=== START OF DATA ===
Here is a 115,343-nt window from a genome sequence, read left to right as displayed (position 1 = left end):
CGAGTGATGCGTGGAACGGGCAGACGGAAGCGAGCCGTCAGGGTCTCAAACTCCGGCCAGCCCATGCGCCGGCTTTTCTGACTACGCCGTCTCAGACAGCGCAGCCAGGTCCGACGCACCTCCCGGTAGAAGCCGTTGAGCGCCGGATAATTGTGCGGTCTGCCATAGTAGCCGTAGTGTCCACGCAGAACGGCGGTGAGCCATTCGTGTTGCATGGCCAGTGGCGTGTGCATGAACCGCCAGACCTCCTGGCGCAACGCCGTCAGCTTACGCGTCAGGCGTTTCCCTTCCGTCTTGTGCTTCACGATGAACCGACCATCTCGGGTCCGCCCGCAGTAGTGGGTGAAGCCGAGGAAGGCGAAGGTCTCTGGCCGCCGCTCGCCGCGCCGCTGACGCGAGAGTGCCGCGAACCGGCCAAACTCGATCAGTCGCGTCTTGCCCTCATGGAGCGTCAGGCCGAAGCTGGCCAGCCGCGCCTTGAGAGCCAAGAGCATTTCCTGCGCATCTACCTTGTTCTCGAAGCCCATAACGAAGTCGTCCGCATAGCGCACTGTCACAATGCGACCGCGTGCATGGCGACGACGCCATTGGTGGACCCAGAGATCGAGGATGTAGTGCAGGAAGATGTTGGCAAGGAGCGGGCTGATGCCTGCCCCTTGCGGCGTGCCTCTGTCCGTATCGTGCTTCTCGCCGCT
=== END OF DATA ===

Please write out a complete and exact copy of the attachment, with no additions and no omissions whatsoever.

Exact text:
Here is a 115,343-nt window from a genome sequence, read left to right as displayed (position 1 = left end):
CGAGTGATGCGTGGAACGGGCAGACGGAAGCGAGCCGTCAGGGTCTCAAACTCCGGCCAGCCCATGCGCCGGCTTTTCTGACTACGCCGTCTCAGACAGCGCAGCCAGGTCCGACGCACCTCCCGGTAGAAGCCGTTGAGCGCCGGATAATTGTGCGGTCTGCCATAGTAGCCGTAGTGTCCACGCAGAACGGCGGTGAGCCATTCGTGTTGCATGGCCAGTGGCGTGTGCATGAACCGCCAGACCTCCTGGCGCAACGCCGTCAGCTTACGCGTCAGGCGTTTCCCTTCCGTCTTGTGCTTCACGATGAACCGACCATCTCGGGTCCGCCCGCAGTAGTGGGTGAAGCCGAGGAAGGCGAAGGTCTCTGGCCGCCGCTCGCCGCGCCGCTGACGCGAGAGTGCCGCGAACCGGCCAAACTCGATCAGTCGCGTCTTGCCCTCATGGAGCGTCAGGCCGAAGCTGGCCAGCCGCGCCTTGAGAGCCAAGAGCATTTCCTGCGCATCTACCTTGTTCTCGAAGCCCATAACGAAGTCGTCCGCATAGCGCACTGTCACAATGCGACCGCGTGCATGGCGACGACGCCATTGGTGGACCCAGAGATCGAGGATGTAGTGCAGGAAGATGTTGGCAAGGAGCGGGCTGATGCCTGCCCCTTGCGGCGTGCCTCTGTCCGTATCGTGCTTCTCGCCGCT